Close Your Eyes
When traveling, close your eyes and try to sleep. Closing your eyes can reduce sensory confusion since your eyes don’t see anything. Plus, if you’re able to fall asleep, you’ll surely forget you’re traveling.
You can bring a travel pillow and eyepatch to make you comfortable. This will help you feel rested and eventually sleep.
On the plus side, you’ll get to rest and be more energetic once you arrive in your destination!
Fix Your Gaze
If you want to keep your eyes open, keep your gaze focus on a fixed point or at the horizon. Focusing on a fixed point can help your body maintain equilibrium.
If the scenery is gorgeous, it’ll be a good time to admire it. Or if it’s not, then take the opportunity to let your mind wander.
Purchase Over-the-Counter Medicines
Anti-nausea medicines like Meclizine or Diphenhydramine are another form of managing travel/ motion sickness.
You can ask your pharmacist for more anti-motion sickness medications that do not require prescriptions.
These medications are usually proven effective but always check the labels for possible side effects and take necessary precautions.
Bring Some Ginger
If you prefer herbal remedy for travel sickness, try ginger. In fact, ginger is one of the traditional remedy for nausea.
So, don’t forget to include in your stuff some ginger-flavored candies, ginger biscuits, ginger ale, ginger tea, or simply powdered ginger-root.
Wear Acupressure Bracelet or Wristband
Another natural way to avoid travel sickness is to apply pressure on your Acupressure Point P6 (Pericardium 6 or Nei Guan) through acupressure bracelet or wristband.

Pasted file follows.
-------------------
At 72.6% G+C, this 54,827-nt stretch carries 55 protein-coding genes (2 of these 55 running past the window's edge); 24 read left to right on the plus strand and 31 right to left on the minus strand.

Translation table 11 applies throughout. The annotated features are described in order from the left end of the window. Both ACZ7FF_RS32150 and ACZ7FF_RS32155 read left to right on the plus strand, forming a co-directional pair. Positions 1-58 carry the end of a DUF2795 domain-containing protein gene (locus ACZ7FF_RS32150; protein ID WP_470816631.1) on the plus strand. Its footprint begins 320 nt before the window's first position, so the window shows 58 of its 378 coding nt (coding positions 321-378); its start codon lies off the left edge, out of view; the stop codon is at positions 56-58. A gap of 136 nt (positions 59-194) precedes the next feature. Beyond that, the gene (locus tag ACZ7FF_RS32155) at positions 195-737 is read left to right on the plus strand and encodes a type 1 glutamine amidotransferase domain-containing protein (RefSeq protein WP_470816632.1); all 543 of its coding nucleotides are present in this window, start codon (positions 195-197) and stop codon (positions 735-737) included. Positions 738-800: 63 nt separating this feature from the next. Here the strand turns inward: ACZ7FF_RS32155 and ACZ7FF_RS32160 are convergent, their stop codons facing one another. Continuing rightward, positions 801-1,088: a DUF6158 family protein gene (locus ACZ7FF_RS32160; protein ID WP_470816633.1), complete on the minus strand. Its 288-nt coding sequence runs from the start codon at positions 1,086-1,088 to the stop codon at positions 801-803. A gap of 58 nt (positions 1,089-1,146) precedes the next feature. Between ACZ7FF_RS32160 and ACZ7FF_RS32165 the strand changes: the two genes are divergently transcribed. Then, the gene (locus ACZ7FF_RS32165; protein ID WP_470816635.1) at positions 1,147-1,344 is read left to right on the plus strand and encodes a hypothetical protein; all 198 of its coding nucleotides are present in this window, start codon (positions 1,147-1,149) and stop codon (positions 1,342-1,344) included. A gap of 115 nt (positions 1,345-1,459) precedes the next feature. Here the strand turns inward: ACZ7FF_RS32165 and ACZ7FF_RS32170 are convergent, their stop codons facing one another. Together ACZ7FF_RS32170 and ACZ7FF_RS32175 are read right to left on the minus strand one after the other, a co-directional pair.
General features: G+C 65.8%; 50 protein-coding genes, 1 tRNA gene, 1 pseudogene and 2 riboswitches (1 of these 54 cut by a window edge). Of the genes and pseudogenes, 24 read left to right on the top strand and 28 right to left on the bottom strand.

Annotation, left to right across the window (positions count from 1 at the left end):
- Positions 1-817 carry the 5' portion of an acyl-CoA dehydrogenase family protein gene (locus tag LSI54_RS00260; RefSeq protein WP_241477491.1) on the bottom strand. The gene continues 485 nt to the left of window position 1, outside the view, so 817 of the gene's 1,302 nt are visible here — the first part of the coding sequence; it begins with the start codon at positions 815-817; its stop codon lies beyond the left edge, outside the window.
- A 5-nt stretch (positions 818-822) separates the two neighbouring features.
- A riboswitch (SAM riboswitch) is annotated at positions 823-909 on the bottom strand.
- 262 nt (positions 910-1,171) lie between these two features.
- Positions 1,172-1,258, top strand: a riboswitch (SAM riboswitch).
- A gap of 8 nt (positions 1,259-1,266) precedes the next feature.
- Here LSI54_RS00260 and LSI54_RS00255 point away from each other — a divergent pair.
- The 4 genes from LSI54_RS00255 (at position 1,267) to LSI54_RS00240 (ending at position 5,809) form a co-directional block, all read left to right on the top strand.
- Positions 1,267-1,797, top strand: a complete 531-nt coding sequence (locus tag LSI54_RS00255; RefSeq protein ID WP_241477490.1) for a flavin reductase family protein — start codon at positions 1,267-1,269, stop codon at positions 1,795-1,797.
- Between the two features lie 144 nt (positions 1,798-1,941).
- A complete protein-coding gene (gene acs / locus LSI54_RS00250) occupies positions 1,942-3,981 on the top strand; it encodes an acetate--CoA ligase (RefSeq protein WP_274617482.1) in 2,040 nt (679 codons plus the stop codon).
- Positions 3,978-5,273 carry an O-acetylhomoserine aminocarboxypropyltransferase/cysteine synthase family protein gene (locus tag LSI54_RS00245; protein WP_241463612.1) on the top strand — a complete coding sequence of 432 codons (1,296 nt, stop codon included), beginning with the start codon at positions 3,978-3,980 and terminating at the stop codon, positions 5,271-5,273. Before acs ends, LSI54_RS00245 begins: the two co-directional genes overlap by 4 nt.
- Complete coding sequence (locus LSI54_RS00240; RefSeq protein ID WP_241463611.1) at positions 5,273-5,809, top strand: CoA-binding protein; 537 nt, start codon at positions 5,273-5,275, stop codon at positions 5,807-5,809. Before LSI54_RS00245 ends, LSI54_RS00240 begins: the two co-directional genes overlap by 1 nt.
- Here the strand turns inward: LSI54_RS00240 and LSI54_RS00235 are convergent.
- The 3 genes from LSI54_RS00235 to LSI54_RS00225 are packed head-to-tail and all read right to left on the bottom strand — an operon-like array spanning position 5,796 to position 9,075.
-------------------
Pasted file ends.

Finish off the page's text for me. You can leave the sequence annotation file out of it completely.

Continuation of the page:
The P6 point – a pressure point that once pressed will help relieve motion sickness is located about two or three finger-widths below the wrist on the inner forearm in between the two tendons.
Acupressure bracelets or wristbands have round button that gently presses against the acupressure point in the wrist with which eases the feeling of nausea and vomiting.
Avoid Travelers Suffering From Travel Sickness
Yes, motion sickness is contagious!
Seeing other travelers suffering from travel sickness can sometimes trigger to make you feel sick too.
Whenever you hear fellow travelers talk about travel sickness or seeing them becoming sick, isolate yourself the soonest possible time. Often, the mind can play tricks and make you feel sick too even if you’re not.
If you’re a traveler by heart, don’t let travel sickness stop you from exploring the world. Always remember to apply those tips listed above and choose what way suits your need. After all, we are unique and deals with stuff like this a little differently.
If none of them work, and you can’t help yourself but to throw up, just prepare a barf bag and let it out! *wink*
Below are some items that can help you deal with motion sickness:
Got any more tips you’d like to share? Comment below and let us know! Let us help each other enjoy our travels! Cheers!